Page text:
GOVERNOR GENERAL SIR SILAS ATOPARE SAYS HARD TIMES AHEAD FOR PAPUA NEW GUINEA

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PORT MORESBY, Papua New Guinea (August 21 2002 – Post-Courier)---Economic hardship of unprecedented dimensions, corruption, unemployment, huge tax burdens and increasing law and order problems are the challenges facing the Somare-led government.

Governor General Sir Silas Atopare said this when setting the scene for the government while officially opening the seventh Parliament yesterday.

His speech was a departure from tradition where the government puts forward its policy initiatives for the next five years through the Governor General’s opening address.

Sir Silas said Papua New Guinea was facing many social, political and economic challenges and hoped the House would address these "with dignity and passion" and lead by example and shed the corruption tag on leaders.

"Our country faces an economic hardship of unprecedented dimensions. We suffer from prolonged and unmanageable level of inflation. It distorts our economic decisions. It penalizes growth. It disadvantages the already struggling families, young and old alike," said Sir Silas.

He said unemployment and for the employed, the denial of a "fair return" to them by the tax system "penalizes successful achievement and keeps us from maintaining full productivity."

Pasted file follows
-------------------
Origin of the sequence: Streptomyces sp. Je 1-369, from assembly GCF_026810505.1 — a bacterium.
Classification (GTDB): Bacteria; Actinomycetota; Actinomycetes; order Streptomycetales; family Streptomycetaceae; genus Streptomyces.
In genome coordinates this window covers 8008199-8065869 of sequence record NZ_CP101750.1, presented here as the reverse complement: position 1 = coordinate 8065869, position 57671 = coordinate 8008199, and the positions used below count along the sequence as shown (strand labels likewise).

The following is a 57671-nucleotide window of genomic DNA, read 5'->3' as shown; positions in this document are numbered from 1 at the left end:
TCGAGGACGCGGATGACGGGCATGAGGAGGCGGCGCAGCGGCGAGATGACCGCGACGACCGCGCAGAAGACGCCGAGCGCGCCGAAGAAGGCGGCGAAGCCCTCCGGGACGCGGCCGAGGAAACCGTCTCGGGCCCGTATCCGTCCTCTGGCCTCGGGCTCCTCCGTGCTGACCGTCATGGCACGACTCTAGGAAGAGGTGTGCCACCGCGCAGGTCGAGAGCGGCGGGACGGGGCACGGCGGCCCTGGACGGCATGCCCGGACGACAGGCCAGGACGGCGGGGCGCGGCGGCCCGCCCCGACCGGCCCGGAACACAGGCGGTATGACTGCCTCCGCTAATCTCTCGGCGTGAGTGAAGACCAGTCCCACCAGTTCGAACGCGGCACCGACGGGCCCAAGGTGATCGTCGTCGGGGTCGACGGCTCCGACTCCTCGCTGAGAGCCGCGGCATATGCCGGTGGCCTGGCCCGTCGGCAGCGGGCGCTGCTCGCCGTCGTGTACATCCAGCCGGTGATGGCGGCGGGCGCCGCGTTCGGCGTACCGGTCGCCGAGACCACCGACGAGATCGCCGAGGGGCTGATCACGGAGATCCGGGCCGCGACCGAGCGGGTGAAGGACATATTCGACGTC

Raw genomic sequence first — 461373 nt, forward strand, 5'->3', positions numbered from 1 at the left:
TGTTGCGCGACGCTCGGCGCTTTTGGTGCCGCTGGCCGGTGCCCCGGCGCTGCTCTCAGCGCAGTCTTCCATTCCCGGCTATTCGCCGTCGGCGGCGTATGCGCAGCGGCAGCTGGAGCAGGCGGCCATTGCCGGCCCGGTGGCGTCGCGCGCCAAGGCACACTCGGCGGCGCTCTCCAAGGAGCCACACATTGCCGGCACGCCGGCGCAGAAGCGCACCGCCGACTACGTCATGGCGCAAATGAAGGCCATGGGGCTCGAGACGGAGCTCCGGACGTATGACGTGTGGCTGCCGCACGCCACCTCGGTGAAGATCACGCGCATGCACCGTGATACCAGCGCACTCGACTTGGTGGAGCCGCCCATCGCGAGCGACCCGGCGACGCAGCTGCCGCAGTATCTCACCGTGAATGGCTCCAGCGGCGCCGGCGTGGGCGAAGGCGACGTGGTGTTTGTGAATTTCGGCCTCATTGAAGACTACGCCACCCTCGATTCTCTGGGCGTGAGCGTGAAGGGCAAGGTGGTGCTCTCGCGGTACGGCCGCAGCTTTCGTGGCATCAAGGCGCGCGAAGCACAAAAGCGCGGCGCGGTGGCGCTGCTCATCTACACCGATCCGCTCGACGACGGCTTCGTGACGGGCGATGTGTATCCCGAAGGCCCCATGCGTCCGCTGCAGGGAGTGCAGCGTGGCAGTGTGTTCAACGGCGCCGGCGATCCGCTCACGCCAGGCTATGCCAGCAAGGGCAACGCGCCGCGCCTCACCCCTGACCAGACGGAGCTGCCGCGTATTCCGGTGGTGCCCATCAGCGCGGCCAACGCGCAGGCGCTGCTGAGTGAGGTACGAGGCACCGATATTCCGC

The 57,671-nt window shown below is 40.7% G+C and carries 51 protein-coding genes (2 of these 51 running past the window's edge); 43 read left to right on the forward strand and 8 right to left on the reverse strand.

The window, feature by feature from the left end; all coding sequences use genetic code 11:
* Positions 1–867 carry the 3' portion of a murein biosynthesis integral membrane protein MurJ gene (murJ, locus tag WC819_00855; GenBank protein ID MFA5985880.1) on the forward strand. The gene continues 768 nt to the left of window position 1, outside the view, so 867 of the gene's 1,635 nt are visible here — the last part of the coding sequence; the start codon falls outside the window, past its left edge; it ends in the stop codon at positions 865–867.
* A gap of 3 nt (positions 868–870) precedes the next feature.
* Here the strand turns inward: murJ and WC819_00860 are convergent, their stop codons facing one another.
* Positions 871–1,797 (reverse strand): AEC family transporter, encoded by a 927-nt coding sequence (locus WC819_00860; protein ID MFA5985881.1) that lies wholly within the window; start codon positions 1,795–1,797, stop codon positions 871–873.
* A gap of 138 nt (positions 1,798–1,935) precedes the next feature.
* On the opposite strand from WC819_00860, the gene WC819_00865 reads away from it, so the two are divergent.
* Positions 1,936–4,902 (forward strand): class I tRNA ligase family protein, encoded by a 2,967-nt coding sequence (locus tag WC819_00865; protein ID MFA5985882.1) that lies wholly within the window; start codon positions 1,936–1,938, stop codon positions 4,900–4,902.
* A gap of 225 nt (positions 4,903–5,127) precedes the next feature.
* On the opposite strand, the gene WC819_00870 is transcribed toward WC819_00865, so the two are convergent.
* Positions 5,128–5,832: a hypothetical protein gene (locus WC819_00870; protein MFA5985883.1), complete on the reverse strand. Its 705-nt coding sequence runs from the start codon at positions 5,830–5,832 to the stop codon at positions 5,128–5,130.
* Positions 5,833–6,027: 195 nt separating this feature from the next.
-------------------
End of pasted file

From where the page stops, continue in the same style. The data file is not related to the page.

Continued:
"But as great as our tax burden is, it has not kept pace with public spending. For years, we have piled deficit upon deficit, mortgaging our future and our children’s future for the temporary convenience of a few," Sir Silas said.

He said that the poor state of public infrastructure evidenced in poor road conditions continued to affect the economy, businesses and people. "It is the same for health and education facilities in our country," he said.

"The primary sector, which is the mainstay of our country’s economy, remains stagnant today. The production level of the key cash crops such as coffee, copra and cocoa have declined, and further, no new investments have been made in the sector."

Sir Silas blamed this on a combination of law and order problems, lack of incentives and the poor state of transport infrastructure inflicted by the actions and inaction of leaders and governments over the years.

He said: "An important priority for the new government is to help improve and revitalize the competitiveness of the country’s primary sector. A strong, vibrant primary sector will not only create jobs and earn valuable export income but will also help revitalize many rural and regional communities across Papua New Guinea."

He said PNG’s rapid development so far has been triggered by the exploitation of natural resources like timber, gold, copper, oil and gas but warned, "We should be wary of the manner in which our resources have been extracted."

Citing PNG’s No.132 ranking in human development out of 174 countries by the UN, he said: "It is sad indeed, that our standard of living is not reflective of the vast natural wealth our country has."